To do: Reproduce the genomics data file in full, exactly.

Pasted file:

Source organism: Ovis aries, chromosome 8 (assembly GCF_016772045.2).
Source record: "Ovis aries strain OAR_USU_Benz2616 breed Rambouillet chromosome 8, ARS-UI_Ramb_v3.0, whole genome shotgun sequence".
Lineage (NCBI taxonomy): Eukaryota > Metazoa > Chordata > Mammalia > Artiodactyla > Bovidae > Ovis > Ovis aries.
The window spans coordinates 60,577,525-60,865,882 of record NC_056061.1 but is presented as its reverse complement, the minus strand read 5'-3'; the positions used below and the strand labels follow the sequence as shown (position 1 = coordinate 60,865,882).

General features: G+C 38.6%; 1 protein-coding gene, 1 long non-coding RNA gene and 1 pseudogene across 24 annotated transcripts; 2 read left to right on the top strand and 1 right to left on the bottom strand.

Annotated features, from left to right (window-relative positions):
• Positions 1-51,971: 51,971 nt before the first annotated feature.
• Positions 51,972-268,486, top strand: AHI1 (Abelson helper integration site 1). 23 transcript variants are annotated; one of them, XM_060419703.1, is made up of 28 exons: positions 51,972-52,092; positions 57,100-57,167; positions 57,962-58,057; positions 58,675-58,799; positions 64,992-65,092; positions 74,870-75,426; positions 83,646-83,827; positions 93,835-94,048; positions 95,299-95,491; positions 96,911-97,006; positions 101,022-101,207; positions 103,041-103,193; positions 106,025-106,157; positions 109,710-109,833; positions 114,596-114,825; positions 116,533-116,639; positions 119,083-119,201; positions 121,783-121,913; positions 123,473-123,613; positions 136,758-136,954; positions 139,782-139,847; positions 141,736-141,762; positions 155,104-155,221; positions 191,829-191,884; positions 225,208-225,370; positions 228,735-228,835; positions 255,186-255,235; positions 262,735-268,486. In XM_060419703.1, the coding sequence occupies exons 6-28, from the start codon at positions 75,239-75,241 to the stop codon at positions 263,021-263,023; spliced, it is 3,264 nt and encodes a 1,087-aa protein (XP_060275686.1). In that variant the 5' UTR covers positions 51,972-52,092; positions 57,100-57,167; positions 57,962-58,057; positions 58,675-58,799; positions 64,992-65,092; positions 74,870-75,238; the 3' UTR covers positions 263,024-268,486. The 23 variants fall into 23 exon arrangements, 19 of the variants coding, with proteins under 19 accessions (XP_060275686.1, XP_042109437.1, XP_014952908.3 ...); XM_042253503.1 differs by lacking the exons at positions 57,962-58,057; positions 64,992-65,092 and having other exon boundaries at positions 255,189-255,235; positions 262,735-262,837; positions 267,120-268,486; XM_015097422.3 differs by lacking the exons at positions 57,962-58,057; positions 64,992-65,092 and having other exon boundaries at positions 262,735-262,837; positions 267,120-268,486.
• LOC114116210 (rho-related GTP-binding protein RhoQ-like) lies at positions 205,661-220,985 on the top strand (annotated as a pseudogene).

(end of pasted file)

Source organism: Ovis aries, chromosome 8 (assembly GCF_016772045.2).
Source record: "Ovis aries strain OAR_USU_Benz2616 breed Rambouillet chromosome 8, ARS-UI_Ramb_v3.0, whole genome shotgun sequence".
Lineage (NCBI taxonomy): Eukaryota > Metazoa > Chordata > Mammalia > Artiodactyla > Bovidae > Ovis > Ovis aries.
The window spans coordinates 60,577,525-60,865,882 of record NC_056061.1 but is presented as its reverse complement, the minus strand read 5'-3'; the positions used below and the strand labels follow the sequence as shown (position 1 = coordinate 60,865,882).

General features: G+C 38.6%; 1 protein-coding gene, 1 long non-coding RNA gene and 1 pseudogene across 24 annotated transcripts; 2 read left to right on the top strand and 1 right to left on the bottom strand.

Annotated features, from left to right (window-relative positions):
• Positions 1-51,971: 51,971 nt before the first annotated feature.
• Positions 51,972-268,486, top strand: AHI1 (Abelson helper integration site 1). 23 transcript variants are annotated; one of them, XM_060419703.1, is made up of 28 exons: positions 51,972-52,092; positions 57,100-57,167; positions 57,962-58,057; positions 58,675-58,799; positions 64,992-65,092; positions 74,870-75,426; positions 83,646-83,827; positions 93,835-94,048; positions 95,299-95,491; positions 96,911-97,006; positions 101,022-101,207; positions 103,041-103,193; positions 106,025-106,157; positions 109,710-109,833; positions 114,596-114,825; positions 116,533-116,639; positions 119,083-119,201; positions 121,783-121,913; positions 123,473-123,613; positions 136,758-136,954; positions 139,782-139,847; positions 141,736-141,762; positions 155,104-155,221; positions 191,829-191,884; positions 225,208-225,370; positions 228,735-228,835; positions 255,186-255,235; positions 262,735-268,486. In XM_060419703.1, the coding sequence occupies exons 6-28, from the start codon at positions 75,239-75,241 to the stop codon at positions 263,021-263,023; spliced, it is 3,264 nt and encodes a 1,087-aa protein (XP_060275686.1). In that variant the 5' UTR covers positions 51,972-52,092; positions 57,100-57,167; positions 57,962-58,057; positions 58,675-58,799; positions 64,992-65,092; positions 74,870-75,238; the 3' UTR covers positions 263,024-268,486. The 23 variants fall into 23 exon arrangements, 19 of the variants coding, with proteins under 19 accessions (XP_060275686.1, XP_042109437.1, XP_014952908.3 ...); XM_042253503.1 differs by lacking the exons at positions 57,962-58,057; positions 64,992-65,092 and having other exon boundaries at positions 255,189-255,235; positions 262,735-262,837; positions 267,120-268,486; XM_015097422.3 differs by lacking the exons at positions 57,962-58,057; positions 64,992-65,092 and having other exon boundaries at positions 262,735-262,837; positions 267,120-268,486.
• LOC114116210 (rho-related GTP-binding protein RhoQ-like) lies at positions 205,661-220,985 on the top strand (annotated as a pseudogene).